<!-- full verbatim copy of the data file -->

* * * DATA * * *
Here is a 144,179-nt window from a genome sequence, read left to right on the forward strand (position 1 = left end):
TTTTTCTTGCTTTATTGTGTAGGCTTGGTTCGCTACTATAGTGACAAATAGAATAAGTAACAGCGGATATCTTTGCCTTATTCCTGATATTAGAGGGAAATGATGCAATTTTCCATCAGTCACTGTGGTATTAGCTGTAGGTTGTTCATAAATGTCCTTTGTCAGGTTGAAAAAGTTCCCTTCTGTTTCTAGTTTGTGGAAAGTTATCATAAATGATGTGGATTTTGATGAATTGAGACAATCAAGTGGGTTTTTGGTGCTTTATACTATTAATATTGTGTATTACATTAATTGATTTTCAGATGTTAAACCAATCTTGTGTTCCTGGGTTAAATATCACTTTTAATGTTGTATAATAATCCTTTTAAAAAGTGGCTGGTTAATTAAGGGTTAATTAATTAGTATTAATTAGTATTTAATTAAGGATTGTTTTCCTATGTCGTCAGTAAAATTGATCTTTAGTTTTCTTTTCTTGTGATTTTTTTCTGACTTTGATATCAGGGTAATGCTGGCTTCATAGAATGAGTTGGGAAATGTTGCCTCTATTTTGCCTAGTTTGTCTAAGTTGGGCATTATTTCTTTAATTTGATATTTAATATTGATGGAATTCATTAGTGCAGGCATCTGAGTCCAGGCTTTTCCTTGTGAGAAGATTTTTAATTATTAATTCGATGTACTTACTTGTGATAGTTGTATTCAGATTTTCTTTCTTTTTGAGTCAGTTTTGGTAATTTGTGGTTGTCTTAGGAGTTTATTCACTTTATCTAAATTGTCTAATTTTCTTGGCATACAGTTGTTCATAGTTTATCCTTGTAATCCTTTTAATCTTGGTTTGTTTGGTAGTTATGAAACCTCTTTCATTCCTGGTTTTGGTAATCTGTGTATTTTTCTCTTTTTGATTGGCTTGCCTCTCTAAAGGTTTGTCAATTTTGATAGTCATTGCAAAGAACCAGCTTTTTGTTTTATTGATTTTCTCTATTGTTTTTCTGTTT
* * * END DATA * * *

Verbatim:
Here is a 144,179-nt window from a genome sequence, read left to right on the forward strand (position 1 = left end):
TTTTTCTTGCTTTATTGTGTAGGCTTGGTTCGCTACTATAGTGACAAATAGAATAAGTAACAGCGGATATCTTTGCCTTATTCCTGATATTAGAGGGAAATGATGCAATTTTCCATCAGTCACTGTGGTATTAGCTGTAGGTTGTTCATAAATGTCCTTTGTCAGGTTGAAAAAGTTCCCTTCTGTTTCTAGTTTGTGGAAAGTTATCATAAATGATGTGGATTTTGATGAATTGAGACAATCAAGTGGGTTTTTGGTGCTTTATACTATTAATATTGTGTATTACATTAATTGATTTTCAGATGTTAAACCAATCTTGTGTTCCTGGGTTAAATATCACTTTTAATGTTGTATAATAATCCTTTTAAAAAGTGGCTGGTTAATTAAGGGTTAATTAATTAGTATTAATTAGTATTTAATTAAGGATTGTTTTCCTATGTCGTCAGTAAAATTGATCTTTAGTTTTCTTTTCTTGTGATTTTTTTCTGACTTTGATATCAGGGTAATGCTGGCTTCATAGAATGAGTTGGGAAATGTTGCCTCTATTTTGCCTAGTTTGTCTAAGTTGGGCATTATTTCTTTAATTTGATATTTAATATTGATGGAATTCATTAGTGCAGGCATCTGAGTCCAGGCTTTTCCTTGTGAGAAGATTTTTAATTATTAATTCGATGTACTTACTTGTGATAGTTGTATTCAGATTTTCTTTCTTTTTGAGTCAGTTTTGGTAATTTGTGGTTGTCTTAGGAGTTTATTCACTTTATCTAAATTGTCTAATTTTCTTGGCATACAGTTGTTCATAGTTTATCCTTGTAATCCTTTTAATCTTGGTTTGTTTGGTAGTTATGAAACCTCTTTCATTCCTGGTTTTGGTAATCTGTGTATTTTTCTCTTTTTGATTGGCTTGCCTCTCTAAAGGTTTGTCAATTTTGATAGTCATTGCAAAGAACCAGCTTTTTGTTTTATTGATTTTCTCTATTGTTTTTCTGTTT